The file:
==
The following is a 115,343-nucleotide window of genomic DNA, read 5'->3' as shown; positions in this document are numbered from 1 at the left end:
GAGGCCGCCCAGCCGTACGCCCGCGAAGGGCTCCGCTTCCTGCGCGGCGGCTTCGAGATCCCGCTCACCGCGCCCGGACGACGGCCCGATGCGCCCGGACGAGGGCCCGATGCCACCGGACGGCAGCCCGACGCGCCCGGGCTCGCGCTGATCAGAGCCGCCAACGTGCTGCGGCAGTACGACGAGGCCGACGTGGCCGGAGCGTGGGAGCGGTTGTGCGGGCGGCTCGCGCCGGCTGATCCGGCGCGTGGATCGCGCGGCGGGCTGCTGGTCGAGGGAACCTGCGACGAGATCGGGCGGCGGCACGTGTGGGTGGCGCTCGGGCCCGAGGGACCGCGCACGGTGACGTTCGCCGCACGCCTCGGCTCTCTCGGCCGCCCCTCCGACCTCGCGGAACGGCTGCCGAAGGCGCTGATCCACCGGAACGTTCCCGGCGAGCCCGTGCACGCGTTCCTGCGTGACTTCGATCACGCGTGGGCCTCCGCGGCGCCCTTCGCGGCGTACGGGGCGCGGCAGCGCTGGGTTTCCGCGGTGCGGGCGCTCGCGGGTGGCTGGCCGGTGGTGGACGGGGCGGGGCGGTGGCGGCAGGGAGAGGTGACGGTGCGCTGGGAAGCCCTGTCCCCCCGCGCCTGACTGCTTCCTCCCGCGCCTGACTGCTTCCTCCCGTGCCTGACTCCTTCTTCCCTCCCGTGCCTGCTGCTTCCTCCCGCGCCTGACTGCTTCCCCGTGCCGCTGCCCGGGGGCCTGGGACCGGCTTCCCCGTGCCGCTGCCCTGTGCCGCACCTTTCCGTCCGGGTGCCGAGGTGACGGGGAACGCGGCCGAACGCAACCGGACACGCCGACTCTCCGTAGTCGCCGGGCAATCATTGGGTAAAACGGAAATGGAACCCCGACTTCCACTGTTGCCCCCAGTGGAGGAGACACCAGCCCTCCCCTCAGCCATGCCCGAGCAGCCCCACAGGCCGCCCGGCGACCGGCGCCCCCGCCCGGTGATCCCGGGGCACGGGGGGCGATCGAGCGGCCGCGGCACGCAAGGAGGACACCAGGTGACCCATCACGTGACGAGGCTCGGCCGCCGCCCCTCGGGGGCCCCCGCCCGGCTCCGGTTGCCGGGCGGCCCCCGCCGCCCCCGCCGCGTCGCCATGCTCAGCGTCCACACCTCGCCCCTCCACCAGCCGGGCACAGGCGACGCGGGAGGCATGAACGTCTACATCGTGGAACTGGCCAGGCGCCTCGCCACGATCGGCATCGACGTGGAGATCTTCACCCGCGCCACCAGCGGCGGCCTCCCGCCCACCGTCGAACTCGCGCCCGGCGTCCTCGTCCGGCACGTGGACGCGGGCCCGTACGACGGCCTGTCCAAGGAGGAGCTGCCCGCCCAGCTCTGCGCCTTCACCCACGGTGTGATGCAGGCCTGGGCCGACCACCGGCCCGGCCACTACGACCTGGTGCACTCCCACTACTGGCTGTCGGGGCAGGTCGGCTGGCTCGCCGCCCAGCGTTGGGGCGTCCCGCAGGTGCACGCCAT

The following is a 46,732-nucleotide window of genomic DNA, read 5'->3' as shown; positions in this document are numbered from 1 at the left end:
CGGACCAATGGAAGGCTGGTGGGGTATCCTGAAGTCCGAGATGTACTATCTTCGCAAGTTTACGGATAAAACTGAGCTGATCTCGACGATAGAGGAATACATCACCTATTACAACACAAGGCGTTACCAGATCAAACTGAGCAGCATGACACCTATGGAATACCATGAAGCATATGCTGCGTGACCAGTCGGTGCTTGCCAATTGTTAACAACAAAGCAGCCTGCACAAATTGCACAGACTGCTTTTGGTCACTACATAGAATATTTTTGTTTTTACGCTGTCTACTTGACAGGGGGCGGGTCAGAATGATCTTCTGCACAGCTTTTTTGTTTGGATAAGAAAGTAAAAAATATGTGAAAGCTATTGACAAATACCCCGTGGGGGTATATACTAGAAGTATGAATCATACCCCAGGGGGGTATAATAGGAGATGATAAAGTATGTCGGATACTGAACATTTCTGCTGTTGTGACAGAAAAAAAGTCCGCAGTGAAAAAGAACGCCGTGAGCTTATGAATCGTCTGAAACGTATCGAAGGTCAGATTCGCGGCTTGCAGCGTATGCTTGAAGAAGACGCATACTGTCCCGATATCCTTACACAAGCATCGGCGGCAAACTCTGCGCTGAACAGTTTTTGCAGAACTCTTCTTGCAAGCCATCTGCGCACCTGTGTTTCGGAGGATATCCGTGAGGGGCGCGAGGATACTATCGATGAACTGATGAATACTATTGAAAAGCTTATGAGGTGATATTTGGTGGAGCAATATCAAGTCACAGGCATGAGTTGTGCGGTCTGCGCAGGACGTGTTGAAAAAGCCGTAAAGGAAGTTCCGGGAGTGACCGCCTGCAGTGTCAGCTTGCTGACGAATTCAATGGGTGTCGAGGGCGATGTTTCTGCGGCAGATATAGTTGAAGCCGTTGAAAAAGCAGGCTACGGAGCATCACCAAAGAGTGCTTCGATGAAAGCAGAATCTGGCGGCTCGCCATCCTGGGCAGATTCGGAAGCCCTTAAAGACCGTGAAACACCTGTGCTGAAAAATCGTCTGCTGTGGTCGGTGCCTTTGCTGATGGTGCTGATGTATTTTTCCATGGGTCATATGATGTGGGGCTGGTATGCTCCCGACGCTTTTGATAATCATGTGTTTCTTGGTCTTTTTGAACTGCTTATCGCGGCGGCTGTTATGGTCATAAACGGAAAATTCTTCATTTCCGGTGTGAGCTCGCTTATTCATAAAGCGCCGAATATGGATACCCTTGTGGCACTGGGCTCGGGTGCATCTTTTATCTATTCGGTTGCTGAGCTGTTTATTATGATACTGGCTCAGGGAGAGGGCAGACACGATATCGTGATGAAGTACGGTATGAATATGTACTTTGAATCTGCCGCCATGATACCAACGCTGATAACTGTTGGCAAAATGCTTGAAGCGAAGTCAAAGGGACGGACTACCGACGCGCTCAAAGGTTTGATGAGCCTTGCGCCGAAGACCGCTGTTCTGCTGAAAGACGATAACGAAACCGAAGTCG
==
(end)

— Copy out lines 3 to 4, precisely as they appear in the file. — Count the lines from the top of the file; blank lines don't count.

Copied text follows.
The following is a 46,732-nucleotide window of genomic DNA, read 5'->3' as shown; positions in this document are numbered from 1 at the left end:
CGGACCAATGGAAGGCTGGTGGGGTATCCTGAAGTCCGAGATGTACTATCTTCGCAAGTTTACGGATAAAACTGAGCTGATCTCGACGATAGAGGAATACATCACCTATTACAACACAAGGCGTTACCAGATCAAACTGAGCAGCATGACACCTATGGAATACCATGAAGCATATGCTGCGTGACCAGTCGGTGCTTGCCAATTGTTAACAACAAAGCAGCCTGCACAAATTGCACAGACTGCTTTTGGTCACTACATAGAATATTTTTGTTTTTACGCTGTCTACTTGACAGGGGGCGGGTCAGAATGATCTTCTGCACAGCTTTTTTGTTTGGATAAGAAAGTAAAAAATATGTGAAAGCTATTGACAAATACCCCGTGGGGGTATATACTAGAAGTATGAATCATACCCCAGGGGGGTATAATAGGAGATGATAAAGTATGTCGGATACTGAACATTTCTGCTGTTGTGACAGAAAAAAAGTCCGCAGTGAAAAAGAACGCCGTGAGCTTATGAATCGTCTGAAACGTATCGAAGGTCAGATTCGCGGCTTGCAGCGTATGCTTGAAGAAGACGCATACTGTCCCGATATCCTTACACAAGCATCGGCGGCAAACTCTGCGCTGAACAGTTTTTGCAGAACTCTTCTTGCAAGCCATCTGCGCACCTGTGTTTCGGAGGATATCCGTGAGGGGCGCGAGGATACTATCGATGAACTGATGAATACTATTGAAAAGCTTATGAGGTGATATTTGGTGGAGCAATATCAAGTCACAGGCATGAGTTGTGCGGTCTGCGCAGGACGTGTTGAAAAAGCCGTAAAGGAAGTTCCGGGAGTGACCGCCTGCAGTGTCAGCTTGCTGACGAATTCAATGGGTGTCGAGGGCGATGTTTCTGCGGCAGATATAGTTGAAGCCGTTGAAAAAGCAGGCTACGGAGCATCACCAAAGAGTGCTTCGATGAAAGCAGAATCTGGCGGCTCGCCATCCTGGGCAGATTCGGAAGCCCTTAAAGACCGTGAAACACCTGTGCTGAAAAATCGTCTGCTGTGGTCGGTGCCTTTGCTGATGGTGCTGATGTATTTTTCCATGGGTCATATGATGTGGGGCTGGTATGCTCCCGACGCTTTTGATAATCATGTGTTTCTTGGTCTTTTTGAACTGCTTATCGCGGCGGCTGTTATGGTCATAAACGGAAAATTCTTCATTTCCGGTGTGAGCTCGCTTATTCATAAAGCGCCGAATATGGATACCCTTGTGGCACTGGGCTCGGGTGCATCTTTTATCTATTCGGTTGCTGAGCTGTTTATTATGATACTGGCTCAGGGAGAGGGCAGACACGATATCGTGATGAAGTACGGTATGAATATGTACTTTGAATCTGCCGCCATGATACCAACGCTGATAACTGTTGGCAAAATGCTTGAAGCGAAGTCAAAGGGACGGACTACCGACGCGCTCAAAGGTTTGATGAGCCTTGCGCCGAAGACCGCTGTTCTGCTGAAAGACGATAACGAAACCGAAGTCG